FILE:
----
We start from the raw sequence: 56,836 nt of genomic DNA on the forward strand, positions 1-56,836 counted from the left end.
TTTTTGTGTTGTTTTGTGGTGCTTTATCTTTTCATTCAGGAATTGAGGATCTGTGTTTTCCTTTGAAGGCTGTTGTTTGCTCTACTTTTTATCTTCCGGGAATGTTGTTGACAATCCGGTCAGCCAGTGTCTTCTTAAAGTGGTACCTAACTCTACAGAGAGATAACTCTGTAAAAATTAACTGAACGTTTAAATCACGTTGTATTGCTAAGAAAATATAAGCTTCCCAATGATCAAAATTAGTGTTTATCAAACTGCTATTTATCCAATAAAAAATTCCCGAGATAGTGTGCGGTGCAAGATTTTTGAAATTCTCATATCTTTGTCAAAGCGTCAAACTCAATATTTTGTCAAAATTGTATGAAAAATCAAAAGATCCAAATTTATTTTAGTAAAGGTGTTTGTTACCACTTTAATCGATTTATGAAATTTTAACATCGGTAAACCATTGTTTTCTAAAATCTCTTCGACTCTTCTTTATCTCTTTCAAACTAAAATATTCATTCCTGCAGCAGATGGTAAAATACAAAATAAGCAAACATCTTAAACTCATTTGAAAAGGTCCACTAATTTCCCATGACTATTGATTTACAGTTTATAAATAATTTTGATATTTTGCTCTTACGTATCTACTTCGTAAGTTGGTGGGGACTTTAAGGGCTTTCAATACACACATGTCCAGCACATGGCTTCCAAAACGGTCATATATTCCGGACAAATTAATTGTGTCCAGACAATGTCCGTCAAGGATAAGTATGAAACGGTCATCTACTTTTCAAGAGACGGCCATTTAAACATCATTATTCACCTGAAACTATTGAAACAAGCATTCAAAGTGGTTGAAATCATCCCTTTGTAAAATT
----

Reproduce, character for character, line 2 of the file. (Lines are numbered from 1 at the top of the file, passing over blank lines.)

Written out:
TTTTTGTGTTGTTTTGTGGTGCTTTATCTTTTCATTCAGGAATTGAGGATCTGTGTTTTCCTTTGAAGGCTGTTGTTTGCTCTACTTTTTATCTTCCGGGAATGTTGTTGACAATCCGGTCAGCCAGTGTCTTCTTAAAGTGGTACCTAACTCTACAGAGAGATAACTCTGTAAAAATTAACTGAACGTTTAAATCACGTTGTATTGCTAAGAAAATATAAGCTTCCCAATGATCAAAATTAGTGTTTATCAAACTGCTATTTATCCAATAAAAAATTCCCGAGATAGTGTGCGGTGCAAGATTTTTGAAATTCTCATATCTTTGTCAAAGCGTCAAACTCAATATTTTGTCAAAATTGTATGAAAAATCAAAAGATCCAAATTTATTTTAGTAAAGGTGTTTGTTACCACTTTAATCGATTTATGAAATTTTAACATCGGTAAACCATTGTTTTCTAAAATCTCTTCGACTCTTCTTTATCTCTTTCAAACTAAAATATTCATTCCTGCAGCAGATGGTAAAATACAAAATAAGCAAACATCTTAAACTCATTTGAAAAGGTCCACTAATTTCCCATGACTATTGATTTACAGTTTATAAATAATTTTGATATTTTGCTCTTACGTATCTACTTCGTAAGTTGGTGGGGACTTTAAGGGCTTTCAATACACACATGTCCAGCACATGGCTTCCAAAACGGTCATATATTCCGGACAAATTAATTGTGTCCAGACAATGTCCGTCAAGGATAAGTATGAAACGGTCATCTACTTTTCAAGAGACGGCCATTTAAACATCATTATTCACCTGAAACTATTGAAACAAGCATTCAAAGTGGTTGAAATCATCCCTTTGTAAAATT